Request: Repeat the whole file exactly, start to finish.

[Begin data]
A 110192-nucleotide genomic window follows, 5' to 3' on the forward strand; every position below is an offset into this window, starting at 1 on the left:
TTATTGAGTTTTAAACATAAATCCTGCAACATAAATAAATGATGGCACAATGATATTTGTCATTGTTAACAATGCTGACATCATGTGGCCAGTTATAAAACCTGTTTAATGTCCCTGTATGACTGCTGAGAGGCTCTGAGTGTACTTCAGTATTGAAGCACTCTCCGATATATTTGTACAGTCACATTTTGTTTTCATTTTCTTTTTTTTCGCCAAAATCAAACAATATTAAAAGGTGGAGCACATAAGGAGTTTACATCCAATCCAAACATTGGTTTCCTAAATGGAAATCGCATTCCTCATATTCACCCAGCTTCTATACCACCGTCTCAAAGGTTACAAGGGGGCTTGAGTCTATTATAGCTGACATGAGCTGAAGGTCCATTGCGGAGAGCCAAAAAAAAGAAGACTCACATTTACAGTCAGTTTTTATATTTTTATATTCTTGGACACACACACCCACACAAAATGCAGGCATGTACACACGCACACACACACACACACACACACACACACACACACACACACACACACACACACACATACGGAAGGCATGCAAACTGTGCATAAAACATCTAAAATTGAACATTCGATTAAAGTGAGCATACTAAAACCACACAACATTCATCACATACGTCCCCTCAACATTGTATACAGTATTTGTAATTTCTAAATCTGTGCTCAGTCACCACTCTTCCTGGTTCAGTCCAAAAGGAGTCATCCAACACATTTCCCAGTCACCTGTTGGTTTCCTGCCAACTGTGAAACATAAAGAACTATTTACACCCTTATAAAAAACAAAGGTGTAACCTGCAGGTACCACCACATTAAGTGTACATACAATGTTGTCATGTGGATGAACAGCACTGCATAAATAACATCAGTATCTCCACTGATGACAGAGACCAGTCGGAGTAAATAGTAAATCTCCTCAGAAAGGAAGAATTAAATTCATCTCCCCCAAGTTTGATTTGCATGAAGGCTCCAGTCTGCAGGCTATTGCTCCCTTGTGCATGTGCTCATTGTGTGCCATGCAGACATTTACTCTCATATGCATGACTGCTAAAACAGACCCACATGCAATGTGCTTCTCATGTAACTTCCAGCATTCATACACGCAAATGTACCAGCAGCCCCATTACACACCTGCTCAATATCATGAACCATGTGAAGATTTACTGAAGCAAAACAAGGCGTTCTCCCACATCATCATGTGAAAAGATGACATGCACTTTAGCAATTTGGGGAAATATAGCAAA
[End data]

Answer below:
A 110192-nucleotide genomic window follows, 5' to 3' on the forward strand; every position below is an offset into this window, starting at 1 on the left:
TTATTGAGTTTTAAACATAAATCCTGCAACATAAATAAATGATGGCACAATGATATTTGTCATTGTTAACAATGCTGACATCATGTGGCCAGTTATAAAACCTGTTTAATGTCCCTGTATGACTGCTGAGAGGCTCTGAGTGTACTTCAGTATTGAAGCACTCTCCGATATATTTGTACAGTCACATTTTGTTTTCATTTTCTTTTTTTTCGCCAAAATCAAACAATATTAAAAGGTGGAGCACATAAGGAGTTTACATCCAATCCAAACATTGGTTTCCTAAATGGAAATCGCATTCCTCATATTCACCCAGCTTCTATACCACCGTCTCAAAGGTTACAAGGGGGCTTGAGTCTATTATAGCTGACATGAGCTGAAGGTCCATTGCGGAGAGCCAAAAAAAAGAAGACTCACATTTACAGTCAGTTTTTATATTTTTATATTCTTGGACACACACACCCACACAAAATGCAGGCATGTACACACGCACACACACACACACACACACACACACACACACACACACACACACACACACACACATACGGAAGGCATGCAAACTGTGCATAAAACATCTAAAATTGAACATTCGATTAAAGTGAGCATACTAAAACCACACAACATTCATCACATACGTCCCCTCAACATTGTATACAGTATTTGTAATTTCTAAATCTGTGCTCAGTCACCACTCTTCCTGGTTCAGTCCAAAAGGAGTCATCCAACACATTTCCCAGTCACCTGTTGGTTTCCTGCCAACTGTGAAACATAAAGAACTATTTACACCCTTATAAAAAACAAAGGTGTAACCTGCAGGTACCACCACATTAAGTGTACATACAATGTTGTCATGTGGATGAACAGCACTGCATAAATAACATCAGTATCTCCACTGATGACAGAGACCAGTCGGAGTAAATAGTAAATCTCCTCAGAAAGGAAGAATTAAATTCATCTCCCCCAAGTTTGATTTGCATGAAGGCTCCAGTCTGCAGGCTATTGCTCCCTTGTGCATGTGCTCATTGTGTGCCATGCAGACATTTACTCTCATATGCATGACTGCTAAAACAGACCCACATGCAATGTGCTTCTCATGTAACTTCCAGCATTCATACACGCAAATGTACCAGCAGCCCCATTACACACCTGCTCAATATCATGAACCATGTGAAGATTTACTGAAGCAAAACAAGGCGTTCTCCCACATCATCATGTGAAAAGATGACATGCACTTTAGCAATTTGGGGAAATATAGCAAA